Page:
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Double Edge Shaver (Yet Another)

by hemocyanin, published

Double Edge Shaver (Yet Another) by hemocyanin Aug 6, 2015
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Summary

Here is yet another double edge shaver (see below for other examples). This one is completely made of plastic with the only metal part being the razor blade itself (this is not necessarily an advantage because the head of the shaver is not heavier than the handle -- I think of it as a disposable travel shaver).

Random videos on how to use a double edge shaver: Men; Women

---- Assembly ----
The photos demonstrate how it goes together. Because the bolt is plastic, don't torque it down too much or it will break off in the handle.

---- Printing Notes ----
Printing the handle, the base, and the bolt are all very straightforward and they print well in in ABS or PLA. The clamp however is next to impossible to print well in ABS. At least for me. I'd love some suggestions because I really prefer the look and feel of ABS.

The best solution I could find for printing the clamp, is to print it in PLA in a vertical orientation with a 100% fill rate. The issue I had with ABS was getting the outward edges perfectly flat. These edges need to be flat otherwise the razor blade tends to be depressed into a broad "U" profile, which means a close (maybe too close) shave in the center of the shaver, and a not-so-close shave at the ends.

---- Usage Notes ----
There are three razor base designs with differing comb lengths. The longer the comb, the less likely you'll get nicks, but the less close the shave. If you've never used a double edge shaver before, start with the long comb -- it is the safest.

---- Issues with the ####### Clamp ----
I thought this was going to be a fun quickie project, but I was so wrong. I had started with the bolt and the clamp as an integrated single piece. I had terrible trouble with automated support because it would encapsulate the bolt and while breaking off the support, it was about a 50/50 chance I'd break off the bolt too. I tried printing it sideways with support only for the bolt, but the part was incredibly weak and broke very easily. I tried printing it top side down, but that caused ugly and uneven edges. I tried printing with the edges directly on the build plate, but mine requires heat (PEI surfaced) and that caused warping.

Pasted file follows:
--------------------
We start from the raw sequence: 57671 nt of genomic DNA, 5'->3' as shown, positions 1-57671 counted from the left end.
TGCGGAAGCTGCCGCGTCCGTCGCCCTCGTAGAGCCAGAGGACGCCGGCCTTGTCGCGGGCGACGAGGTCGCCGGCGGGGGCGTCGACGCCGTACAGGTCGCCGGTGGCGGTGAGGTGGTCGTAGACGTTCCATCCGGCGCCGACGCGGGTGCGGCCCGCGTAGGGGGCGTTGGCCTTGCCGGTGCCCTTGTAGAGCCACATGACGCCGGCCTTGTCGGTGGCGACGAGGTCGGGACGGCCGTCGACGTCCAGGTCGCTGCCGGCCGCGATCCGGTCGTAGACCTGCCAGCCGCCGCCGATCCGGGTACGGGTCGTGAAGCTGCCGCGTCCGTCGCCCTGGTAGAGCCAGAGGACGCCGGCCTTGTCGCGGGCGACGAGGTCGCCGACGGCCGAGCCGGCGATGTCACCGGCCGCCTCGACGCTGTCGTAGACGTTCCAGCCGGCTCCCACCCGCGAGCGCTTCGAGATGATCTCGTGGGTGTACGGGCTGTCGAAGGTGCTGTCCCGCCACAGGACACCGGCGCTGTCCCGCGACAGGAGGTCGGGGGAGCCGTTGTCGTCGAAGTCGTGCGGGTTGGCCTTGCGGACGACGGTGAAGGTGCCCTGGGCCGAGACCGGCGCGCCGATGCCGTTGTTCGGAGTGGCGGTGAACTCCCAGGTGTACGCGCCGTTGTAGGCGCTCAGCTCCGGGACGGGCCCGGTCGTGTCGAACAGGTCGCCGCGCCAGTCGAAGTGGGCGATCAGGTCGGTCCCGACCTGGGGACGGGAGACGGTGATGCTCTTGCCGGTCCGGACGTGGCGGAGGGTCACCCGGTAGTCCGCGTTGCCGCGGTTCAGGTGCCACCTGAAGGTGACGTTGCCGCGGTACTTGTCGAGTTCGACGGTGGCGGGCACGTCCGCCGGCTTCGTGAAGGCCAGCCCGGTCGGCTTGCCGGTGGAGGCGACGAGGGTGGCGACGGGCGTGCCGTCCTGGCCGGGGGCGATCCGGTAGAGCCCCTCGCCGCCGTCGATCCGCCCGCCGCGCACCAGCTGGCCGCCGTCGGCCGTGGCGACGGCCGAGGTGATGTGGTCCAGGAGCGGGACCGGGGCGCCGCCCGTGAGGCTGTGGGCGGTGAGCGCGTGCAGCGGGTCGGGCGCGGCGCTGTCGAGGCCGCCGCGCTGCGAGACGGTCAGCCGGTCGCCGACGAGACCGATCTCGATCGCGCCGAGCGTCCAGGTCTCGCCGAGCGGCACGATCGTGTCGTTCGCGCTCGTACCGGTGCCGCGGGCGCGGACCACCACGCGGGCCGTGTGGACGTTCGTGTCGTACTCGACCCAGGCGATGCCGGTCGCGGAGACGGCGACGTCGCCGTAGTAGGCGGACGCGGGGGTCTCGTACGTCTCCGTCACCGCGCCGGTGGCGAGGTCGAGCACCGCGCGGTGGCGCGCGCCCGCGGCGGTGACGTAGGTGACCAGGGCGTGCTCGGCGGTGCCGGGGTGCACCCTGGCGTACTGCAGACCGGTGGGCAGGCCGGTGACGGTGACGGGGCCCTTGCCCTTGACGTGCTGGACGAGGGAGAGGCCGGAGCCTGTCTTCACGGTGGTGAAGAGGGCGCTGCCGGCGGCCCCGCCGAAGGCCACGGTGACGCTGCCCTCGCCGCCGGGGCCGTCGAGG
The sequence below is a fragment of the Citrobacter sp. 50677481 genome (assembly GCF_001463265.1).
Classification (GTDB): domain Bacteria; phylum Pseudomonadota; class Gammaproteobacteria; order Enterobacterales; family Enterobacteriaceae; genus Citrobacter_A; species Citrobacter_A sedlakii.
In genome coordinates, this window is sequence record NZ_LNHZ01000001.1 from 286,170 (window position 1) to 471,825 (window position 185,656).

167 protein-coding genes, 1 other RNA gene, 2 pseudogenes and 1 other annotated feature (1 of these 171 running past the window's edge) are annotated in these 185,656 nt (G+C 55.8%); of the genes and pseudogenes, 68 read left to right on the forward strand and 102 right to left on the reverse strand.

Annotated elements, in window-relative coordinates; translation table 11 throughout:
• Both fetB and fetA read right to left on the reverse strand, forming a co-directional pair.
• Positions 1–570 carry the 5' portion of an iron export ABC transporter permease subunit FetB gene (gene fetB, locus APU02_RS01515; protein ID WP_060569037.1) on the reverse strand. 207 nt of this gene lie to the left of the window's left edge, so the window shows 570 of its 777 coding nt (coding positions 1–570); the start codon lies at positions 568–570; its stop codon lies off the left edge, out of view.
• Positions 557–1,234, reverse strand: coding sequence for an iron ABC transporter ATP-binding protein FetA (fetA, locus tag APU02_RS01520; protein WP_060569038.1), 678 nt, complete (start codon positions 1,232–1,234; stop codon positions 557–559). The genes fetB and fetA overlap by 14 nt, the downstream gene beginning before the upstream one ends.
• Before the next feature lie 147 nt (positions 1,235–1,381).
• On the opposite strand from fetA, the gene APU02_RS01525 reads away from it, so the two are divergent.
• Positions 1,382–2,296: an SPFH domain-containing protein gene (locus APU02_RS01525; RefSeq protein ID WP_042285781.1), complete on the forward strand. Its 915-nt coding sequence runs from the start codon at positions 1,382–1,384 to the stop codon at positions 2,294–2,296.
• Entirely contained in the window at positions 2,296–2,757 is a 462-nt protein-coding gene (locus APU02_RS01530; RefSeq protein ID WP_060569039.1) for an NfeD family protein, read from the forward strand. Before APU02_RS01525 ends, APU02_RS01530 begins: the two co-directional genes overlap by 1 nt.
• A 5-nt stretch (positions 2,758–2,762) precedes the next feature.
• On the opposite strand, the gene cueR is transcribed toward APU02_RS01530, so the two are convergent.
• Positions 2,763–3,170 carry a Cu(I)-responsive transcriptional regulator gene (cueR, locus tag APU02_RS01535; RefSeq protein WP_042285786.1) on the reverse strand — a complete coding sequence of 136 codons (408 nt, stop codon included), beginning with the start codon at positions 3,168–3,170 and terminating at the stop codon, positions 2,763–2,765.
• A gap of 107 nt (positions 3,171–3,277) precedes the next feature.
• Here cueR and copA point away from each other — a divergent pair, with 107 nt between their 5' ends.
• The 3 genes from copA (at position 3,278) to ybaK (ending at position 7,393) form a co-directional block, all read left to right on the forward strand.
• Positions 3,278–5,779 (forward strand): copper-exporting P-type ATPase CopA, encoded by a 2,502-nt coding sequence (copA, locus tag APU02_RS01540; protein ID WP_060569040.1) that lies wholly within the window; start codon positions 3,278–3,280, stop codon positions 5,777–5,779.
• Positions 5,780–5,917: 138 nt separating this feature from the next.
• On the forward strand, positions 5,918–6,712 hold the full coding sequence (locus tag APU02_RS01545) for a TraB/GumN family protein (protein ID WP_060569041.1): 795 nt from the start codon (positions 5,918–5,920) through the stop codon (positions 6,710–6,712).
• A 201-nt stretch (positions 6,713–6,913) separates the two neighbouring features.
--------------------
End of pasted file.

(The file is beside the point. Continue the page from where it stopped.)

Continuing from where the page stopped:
I tried a horizontal orientation with custom supports. These snap off nicely without damaging the bolt, but the larger issue is that I still can not get a super flat outside edge. I even tried varying the amount of support along the length of the piece so that curl and sag would counterbalance -- no dice. I tried adding horizontal support to keep the edge from bowing out when it is but a single strand -- no luck.

I include those parts here as experimental -- for others to experiment with if they wish. I've put way more time into them than I want, and I've basically decided that a horizontally oriented integrated bolt clamp, has got me beat.

---- Final Notes ----
I always include my source files (in this case in freeCAD file format) so if you want to make it better or scavenge bits and pieces, you don't have to deal with the hassle of pure STL files.

The examples here were printed on a LulzBot Mini in ABS and PLA.

---- Other Shavers ---
Jan 20, 2013: http://www.thingiverse.com/thing:43568 (includes source)
Mar 12, 2013: http://www.thingiverse.com/thing:61169
Apr 09, 2015: http://www.thingiverse.com/thing:763815

And then there's this. You don't even need a printer, just some PVC pipe. It's pretty awesome in its purely utilitarian aesthetic: http://brettbeauregard.com/blog/2010/03/diy-safety-razor-handle/

If I've missed any, let me know, I'll add them.

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Came out perfectly and really useful item. Thanks a lot!

Thanks for sharing!

Works well with an M5 screw instead of the plastic bolt. I heated the hexagonal screw head using a soldering iron so it melts into the clamp part. Then I cut the tread into the handle. Without a thread tapper, one could just drill into the thread hole in the middle and widen it just a little bit, then melt a nut into the shaft to accept the M5 screw. Might be even more durable than cutting threads into the plastic. See: http://www.instructables.com/id/Making-Custom-Threaded-Inserts-3D-Printing/?ALLSTEPS

That's a cool idea for fusing the bolt to the upper part of the shaver. I think I'm going to have to employ that strategy in other things.

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